http://d.puremagic.com/issues/show_bug.cgi?id=4629


Andrej Mitrovic <andrej.mitrov...@gmail.com> changed:

           What    |Removed                     |Added
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                 CC|                            |andrej.mitrov...@gmail.com


--- Comment #1 from Andrej Mitrovic <andrej.mitrov...@gmail.com> 2010-08-29 
18:42:59 PDT ---
Casting a string literal to a char[] is esentially undefined behavior. If you
need a char[] out of a string literal, use .dup:

import std.stream: BufferedFile, FileMode;

void main() 
{
    auto f = new BufferedFile("testfile.t", FileMode.Out);

    f.printf("%d\n".dup, 10);
    f.close();
}

I'm guessing printf takes a char[] due to it's C heritage? So far I've seen a
lot of D1 code that uses char[] and when porting it to D2 one needs to either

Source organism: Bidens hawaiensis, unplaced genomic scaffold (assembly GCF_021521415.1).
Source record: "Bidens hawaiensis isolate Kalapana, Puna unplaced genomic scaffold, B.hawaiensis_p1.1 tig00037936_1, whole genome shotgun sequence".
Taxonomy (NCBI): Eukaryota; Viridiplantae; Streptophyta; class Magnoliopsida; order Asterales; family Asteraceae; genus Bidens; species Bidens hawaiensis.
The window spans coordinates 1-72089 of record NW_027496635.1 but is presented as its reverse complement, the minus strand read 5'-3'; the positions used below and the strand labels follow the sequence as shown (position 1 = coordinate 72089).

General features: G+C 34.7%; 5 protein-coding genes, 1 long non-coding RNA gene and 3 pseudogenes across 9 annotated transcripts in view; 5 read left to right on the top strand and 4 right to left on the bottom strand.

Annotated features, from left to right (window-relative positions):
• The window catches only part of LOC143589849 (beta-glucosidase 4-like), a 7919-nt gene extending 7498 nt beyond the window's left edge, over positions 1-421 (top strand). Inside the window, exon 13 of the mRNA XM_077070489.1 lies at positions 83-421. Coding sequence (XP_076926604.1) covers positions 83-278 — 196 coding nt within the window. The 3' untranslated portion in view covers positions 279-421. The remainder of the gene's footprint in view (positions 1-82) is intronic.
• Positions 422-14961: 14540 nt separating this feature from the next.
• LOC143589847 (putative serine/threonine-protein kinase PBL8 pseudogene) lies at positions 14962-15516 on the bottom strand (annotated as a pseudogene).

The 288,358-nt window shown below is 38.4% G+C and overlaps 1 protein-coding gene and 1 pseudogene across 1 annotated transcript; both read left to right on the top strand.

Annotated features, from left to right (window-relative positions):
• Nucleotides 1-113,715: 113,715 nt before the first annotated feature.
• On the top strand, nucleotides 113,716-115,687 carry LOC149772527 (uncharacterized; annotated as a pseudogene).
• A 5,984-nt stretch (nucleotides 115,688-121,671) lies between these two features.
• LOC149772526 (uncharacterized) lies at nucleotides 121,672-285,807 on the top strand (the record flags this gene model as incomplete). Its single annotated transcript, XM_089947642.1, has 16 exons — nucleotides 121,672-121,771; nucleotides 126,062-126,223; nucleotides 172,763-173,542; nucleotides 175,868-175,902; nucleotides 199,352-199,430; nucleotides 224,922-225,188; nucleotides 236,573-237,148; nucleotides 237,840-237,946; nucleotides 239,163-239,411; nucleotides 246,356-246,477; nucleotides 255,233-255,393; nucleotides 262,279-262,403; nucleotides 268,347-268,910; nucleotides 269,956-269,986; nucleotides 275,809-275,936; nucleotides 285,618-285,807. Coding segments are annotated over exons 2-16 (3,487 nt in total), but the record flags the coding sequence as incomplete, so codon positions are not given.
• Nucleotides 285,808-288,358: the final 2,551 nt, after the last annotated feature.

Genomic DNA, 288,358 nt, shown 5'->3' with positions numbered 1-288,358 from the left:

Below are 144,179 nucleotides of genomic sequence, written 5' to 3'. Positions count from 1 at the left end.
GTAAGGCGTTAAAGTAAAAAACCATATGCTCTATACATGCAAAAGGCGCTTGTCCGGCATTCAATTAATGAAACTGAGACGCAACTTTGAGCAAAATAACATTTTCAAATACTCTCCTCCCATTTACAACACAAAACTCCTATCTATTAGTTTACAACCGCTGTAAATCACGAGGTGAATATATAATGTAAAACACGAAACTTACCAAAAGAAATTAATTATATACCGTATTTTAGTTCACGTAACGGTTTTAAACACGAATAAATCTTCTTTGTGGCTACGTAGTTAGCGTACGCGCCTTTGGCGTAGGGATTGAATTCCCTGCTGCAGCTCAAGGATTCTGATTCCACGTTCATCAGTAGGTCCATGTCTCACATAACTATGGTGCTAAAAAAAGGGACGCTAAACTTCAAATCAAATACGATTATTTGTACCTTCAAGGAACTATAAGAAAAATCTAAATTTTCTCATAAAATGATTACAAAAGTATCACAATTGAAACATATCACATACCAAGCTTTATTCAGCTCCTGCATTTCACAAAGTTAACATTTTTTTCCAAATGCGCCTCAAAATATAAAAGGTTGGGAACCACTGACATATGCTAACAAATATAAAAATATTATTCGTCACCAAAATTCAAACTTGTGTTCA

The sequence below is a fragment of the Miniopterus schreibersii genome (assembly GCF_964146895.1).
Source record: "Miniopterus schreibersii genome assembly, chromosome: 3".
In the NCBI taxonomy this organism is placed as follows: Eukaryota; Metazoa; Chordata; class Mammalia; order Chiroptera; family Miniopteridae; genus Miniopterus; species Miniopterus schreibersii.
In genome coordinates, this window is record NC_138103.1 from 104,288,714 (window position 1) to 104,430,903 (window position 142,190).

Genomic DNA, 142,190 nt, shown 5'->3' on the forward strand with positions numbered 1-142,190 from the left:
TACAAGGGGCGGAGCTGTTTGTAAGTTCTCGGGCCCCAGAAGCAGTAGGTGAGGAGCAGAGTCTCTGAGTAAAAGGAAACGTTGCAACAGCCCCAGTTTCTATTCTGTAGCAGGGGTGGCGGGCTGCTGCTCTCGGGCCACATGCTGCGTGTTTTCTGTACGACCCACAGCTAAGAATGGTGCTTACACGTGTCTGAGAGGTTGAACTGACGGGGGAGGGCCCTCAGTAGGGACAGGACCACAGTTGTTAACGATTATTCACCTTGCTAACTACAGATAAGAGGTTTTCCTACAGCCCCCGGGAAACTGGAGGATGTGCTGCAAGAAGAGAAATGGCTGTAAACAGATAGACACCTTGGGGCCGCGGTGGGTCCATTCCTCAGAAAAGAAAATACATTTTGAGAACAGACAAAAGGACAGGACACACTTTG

change all declarations/arguments to use a string, or at the very least use
.dup when passing string literals to functions taking char[].


(In reply to comment #0)
> Using dmd 2.048 on this code:
> 
> 
> import std.stream: BufferedFile, FileMode;
> void main() {
>     auto f = new BufferedFile("testfile.t", FileMode.Out);
>     f.printf("%d\n", 10);
>     f.close();
> }
> 
> 
> It shows the errors:
> test.d(4): Error: function std.stream.Stream.printf (char[] format,...) is not
> callable using argument types (string,int)
> test.d(4): Error: cannot implicitly convert expression ("%d\x0a") of type
> string to char[]
> 
> 
> This gives no errors:
> f.printf(cast(char[])"%d\n", 10);

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